This research endeavor, funded by an ERC Consolidator Grant, is a comparative inquiry of early-modern Protestant and Catholic cosmologies in their institutional, political, and ideological settings. Science is seen as a contested field of confessional struggles for cultural hegemony, shaped and transformed through its circulation within international scholarly and academic networks. This comparative inquiry is fundamental for an assessment of the strengths and weaknesses of epistemic networks and vice versa their concrete reconstruction provides materials for a better understanding of mechanisms of scientific transactions in general.
Website: Early Modern Cosmology
DiGe: Ethnobotany of divided generations in the context of centralization
Funded by an ERC Starting Grant, the project's wider aim is to create an advanced understanding of the mechanisms of changes in the popular use of plants as food and medicine. Four case studies will be conducted within ethnic minorities that for shorter or longer periods have been subjected to various influences affecting their plant use. The research team will aim to predict the extent and depth of the changes occurring in the ethnobotanical knowledge and therefore create a platform for further development of education tools aiming to a sustainable maintenance and utilization of local plant resources to support health and well-being of people.
Further information on the Participant Portal
DomEQUAL: A Global Approach to Paid Domestic Work and Social Inequalities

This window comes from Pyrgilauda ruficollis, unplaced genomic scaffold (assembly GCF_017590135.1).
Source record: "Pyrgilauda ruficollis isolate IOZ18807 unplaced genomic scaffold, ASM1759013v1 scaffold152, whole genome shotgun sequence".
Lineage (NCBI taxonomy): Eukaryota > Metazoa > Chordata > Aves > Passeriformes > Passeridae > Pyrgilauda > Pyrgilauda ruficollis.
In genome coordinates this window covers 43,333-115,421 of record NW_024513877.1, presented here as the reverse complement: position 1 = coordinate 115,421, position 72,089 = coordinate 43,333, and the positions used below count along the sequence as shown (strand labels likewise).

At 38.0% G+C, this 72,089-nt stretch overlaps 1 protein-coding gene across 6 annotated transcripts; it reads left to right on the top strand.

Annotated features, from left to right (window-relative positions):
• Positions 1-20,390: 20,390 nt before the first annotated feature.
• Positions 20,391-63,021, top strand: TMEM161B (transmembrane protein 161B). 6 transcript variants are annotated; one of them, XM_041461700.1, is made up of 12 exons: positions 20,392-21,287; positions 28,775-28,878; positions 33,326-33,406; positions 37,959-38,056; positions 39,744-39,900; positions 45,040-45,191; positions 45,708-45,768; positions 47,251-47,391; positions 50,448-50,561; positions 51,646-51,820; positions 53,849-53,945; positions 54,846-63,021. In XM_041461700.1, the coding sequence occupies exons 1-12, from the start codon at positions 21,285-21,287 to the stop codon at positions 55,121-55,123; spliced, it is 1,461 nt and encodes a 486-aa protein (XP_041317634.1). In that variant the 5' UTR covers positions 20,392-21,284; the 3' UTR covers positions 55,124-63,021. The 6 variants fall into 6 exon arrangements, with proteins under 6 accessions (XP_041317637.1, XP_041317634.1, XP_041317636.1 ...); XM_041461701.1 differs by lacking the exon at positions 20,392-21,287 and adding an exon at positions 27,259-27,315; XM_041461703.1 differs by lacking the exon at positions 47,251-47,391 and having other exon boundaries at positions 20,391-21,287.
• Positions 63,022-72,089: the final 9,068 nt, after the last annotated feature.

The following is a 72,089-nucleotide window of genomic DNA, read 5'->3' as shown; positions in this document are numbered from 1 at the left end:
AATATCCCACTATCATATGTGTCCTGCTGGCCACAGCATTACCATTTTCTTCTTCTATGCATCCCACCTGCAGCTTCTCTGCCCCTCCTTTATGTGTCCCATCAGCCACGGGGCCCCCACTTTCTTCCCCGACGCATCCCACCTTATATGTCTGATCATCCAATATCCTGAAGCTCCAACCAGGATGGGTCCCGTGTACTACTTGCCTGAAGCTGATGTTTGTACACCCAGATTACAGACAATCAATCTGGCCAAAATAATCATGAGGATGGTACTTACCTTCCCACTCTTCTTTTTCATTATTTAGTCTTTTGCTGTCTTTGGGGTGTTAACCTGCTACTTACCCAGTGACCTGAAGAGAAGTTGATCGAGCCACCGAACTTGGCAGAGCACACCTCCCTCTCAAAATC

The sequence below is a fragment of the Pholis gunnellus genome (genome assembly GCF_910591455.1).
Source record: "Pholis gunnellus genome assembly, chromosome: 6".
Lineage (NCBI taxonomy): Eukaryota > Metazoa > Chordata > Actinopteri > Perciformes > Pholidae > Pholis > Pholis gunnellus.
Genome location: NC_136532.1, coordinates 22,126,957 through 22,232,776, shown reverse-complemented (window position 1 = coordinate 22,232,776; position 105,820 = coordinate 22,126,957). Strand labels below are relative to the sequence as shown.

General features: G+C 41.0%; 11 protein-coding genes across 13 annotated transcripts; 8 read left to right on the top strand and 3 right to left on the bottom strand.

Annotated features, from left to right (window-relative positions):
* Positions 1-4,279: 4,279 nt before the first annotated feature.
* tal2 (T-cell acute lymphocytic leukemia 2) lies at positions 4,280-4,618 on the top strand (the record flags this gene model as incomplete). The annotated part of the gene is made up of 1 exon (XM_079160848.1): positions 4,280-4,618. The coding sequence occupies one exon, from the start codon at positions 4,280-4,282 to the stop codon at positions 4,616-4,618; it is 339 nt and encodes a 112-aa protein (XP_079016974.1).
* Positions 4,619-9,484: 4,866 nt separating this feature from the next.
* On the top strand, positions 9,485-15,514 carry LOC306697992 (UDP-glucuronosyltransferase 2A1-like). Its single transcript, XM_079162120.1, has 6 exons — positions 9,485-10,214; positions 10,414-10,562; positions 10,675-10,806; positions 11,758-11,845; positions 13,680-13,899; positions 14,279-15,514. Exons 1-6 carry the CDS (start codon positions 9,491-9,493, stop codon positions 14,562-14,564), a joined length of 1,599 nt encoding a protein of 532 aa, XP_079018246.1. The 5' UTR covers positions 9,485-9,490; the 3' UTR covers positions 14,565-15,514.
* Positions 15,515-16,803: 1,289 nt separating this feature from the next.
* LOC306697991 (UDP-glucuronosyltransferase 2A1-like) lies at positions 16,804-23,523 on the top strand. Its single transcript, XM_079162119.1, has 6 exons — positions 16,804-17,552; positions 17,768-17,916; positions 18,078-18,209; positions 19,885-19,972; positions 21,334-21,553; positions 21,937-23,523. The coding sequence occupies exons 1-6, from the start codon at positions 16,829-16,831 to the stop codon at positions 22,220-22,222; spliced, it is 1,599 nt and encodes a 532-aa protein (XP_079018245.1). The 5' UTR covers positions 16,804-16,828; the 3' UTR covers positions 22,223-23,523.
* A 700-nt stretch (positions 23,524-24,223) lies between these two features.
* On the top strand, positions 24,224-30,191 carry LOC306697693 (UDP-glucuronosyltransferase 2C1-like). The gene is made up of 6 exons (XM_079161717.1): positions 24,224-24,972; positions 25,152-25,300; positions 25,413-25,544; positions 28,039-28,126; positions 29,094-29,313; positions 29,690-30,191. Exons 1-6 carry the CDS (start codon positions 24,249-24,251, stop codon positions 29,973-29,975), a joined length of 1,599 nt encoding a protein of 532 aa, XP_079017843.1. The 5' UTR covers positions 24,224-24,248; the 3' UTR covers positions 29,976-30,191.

Thanks to an ERC Starting Grant, the researcher will focus on the relationship between globalization and social inequality, through a study on paid domestic work that will involve nine countries located in three continents. The research will consider working men and women with an important role in society, but who often operate in poor conditions and do not enjoy adequate social protection. The project also aims to identify the most effective global and local actors that can improve their legal framework. DomEQUAL engages three post-doc researchers in Italy, supported by nine experts in the countries involved.
BIFLOW: Bilingualism in Florentine and Tuscan Works (ca. 1260 - ca. 1416)
The research explores multilingualism in central and northern Italy from the thirteenth century to the beginning of the fifteenth. It will begin with the systematic gathering of texts available in multiple languages and then lead to the construction of the first digital catalogue of these works. This will then facilitate the creation of a map of the multilingual environments in which intellectuals were immersed at the time of Dante. The subject of the study, therefore, is not merely the texts themselves, but also the mindset of mediaeval intellectuals, whose immersion in a multilingual context in some ways parallels our contemporary experience of globalization.
Aristotle in the Italian Vernacular: Rethinking Renaissance and Early-Modern Intellectual History (c. 1400 - c. 1650)
Funded by an ERC Starting grant, this project aims to offer the first detailed and comprehensive study of the vernacular diffusion of Aristotle through a series of analyses of his primary texts. Works that fall within the two main Renaissance fields of speculative philosophy (metaphysics, natural philosophy, mathematics and logic) and civil philosophy (ethics, politics, rhetoric and poetics) will be studied. In light of their respective competencies, two research teams in Venice and at the University of Warwick will each generally focus their investigation on one of these two bodies of work.
Website: Aristotle in the Vernacular
EARLYhumanIMPACT – How long have human activities been affecting the climate system?
Funded by an ERC Advanced grant, this project analyses how human activities, including fossil-fuel burning, are currently altering the global climate system. The research group has pioneered a ground-breaking technique for measuring a globally present molecular marker of biomass burning. The proposed research incorporates continuous ice and lake core climate records from seven continents with parallel histories of fire activity. These fire histories can provide essential insight into the interplay between climate and human activity.
Website: Early Human Impact
Last update: 27/11/2019